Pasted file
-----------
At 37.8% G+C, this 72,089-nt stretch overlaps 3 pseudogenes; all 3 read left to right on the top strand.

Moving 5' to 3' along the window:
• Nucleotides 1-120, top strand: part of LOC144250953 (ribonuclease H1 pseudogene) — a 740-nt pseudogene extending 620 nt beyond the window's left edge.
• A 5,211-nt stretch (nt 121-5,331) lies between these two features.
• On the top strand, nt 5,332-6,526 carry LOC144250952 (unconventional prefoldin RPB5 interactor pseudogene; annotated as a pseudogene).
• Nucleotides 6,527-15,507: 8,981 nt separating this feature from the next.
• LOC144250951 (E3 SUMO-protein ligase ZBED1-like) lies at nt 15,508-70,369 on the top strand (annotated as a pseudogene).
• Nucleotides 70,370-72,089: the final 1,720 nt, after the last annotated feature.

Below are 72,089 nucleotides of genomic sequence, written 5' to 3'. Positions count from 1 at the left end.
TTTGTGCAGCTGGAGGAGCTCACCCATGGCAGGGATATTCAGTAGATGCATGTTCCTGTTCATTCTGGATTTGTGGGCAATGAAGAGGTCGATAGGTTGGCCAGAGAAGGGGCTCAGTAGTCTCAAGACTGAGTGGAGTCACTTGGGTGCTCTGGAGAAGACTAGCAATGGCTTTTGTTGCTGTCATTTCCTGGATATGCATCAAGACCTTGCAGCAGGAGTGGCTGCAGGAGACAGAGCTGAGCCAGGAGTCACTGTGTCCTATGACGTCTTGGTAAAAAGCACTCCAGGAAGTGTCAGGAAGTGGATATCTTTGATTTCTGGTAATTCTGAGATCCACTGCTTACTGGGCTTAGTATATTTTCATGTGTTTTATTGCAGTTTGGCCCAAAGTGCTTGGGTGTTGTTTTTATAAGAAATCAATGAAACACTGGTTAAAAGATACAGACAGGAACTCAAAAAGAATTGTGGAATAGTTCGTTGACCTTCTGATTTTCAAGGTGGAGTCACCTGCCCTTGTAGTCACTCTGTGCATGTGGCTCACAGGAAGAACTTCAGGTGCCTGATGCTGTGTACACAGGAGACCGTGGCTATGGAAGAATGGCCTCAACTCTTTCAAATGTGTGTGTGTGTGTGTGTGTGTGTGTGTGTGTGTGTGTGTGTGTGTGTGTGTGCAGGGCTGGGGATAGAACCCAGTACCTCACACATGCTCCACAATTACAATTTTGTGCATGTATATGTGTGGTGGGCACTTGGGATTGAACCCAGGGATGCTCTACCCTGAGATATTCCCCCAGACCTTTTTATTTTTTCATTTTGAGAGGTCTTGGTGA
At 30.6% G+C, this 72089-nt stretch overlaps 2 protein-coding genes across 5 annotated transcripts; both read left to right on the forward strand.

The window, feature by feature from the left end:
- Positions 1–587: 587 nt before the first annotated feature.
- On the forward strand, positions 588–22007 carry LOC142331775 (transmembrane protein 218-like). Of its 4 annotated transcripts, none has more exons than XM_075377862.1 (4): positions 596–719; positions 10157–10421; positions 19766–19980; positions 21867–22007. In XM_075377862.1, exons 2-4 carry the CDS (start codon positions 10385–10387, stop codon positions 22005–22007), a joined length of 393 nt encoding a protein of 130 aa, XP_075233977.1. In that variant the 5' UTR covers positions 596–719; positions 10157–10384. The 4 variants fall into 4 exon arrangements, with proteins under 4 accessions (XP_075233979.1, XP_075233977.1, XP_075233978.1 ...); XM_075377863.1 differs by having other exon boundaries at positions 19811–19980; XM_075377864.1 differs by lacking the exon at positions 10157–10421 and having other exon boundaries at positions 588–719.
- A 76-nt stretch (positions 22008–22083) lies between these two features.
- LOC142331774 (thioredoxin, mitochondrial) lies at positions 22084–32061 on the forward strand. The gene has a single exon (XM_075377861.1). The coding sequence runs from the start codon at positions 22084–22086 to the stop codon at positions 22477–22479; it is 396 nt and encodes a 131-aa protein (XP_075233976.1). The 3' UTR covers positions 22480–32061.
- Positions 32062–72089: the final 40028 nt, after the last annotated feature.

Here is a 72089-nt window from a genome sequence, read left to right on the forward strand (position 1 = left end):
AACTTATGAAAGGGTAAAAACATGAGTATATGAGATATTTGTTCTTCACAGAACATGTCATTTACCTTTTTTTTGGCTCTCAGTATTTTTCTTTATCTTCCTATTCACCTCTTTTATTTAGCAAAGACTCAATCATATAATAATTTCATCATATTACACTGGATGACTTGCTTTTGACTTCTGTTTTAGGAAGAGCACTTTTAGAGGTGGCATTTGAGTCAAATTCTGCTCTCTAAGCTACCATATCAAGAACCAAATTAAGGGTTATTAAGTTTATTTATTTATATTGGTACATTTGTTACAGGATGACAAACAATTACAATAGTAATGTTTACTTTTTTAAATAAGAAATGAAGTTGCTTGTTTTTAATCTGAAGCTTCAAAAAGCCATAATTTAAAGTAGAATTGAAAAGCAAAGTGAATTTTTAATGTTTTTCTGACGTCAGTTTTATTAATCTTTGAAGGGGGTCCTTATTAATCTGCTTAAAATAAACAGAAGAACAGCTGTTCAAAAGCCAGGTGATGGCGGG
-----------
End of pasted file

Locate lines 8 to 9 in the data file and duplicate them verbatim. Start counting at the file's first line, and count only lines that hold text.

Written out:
• Nucleotides 70,370-72,089: the final 1,720 nt, after the last annotated feature.

Below are 72,089 nucleotides of genomic sequence, written 5' to 3'. Positions count from 1 at the left end.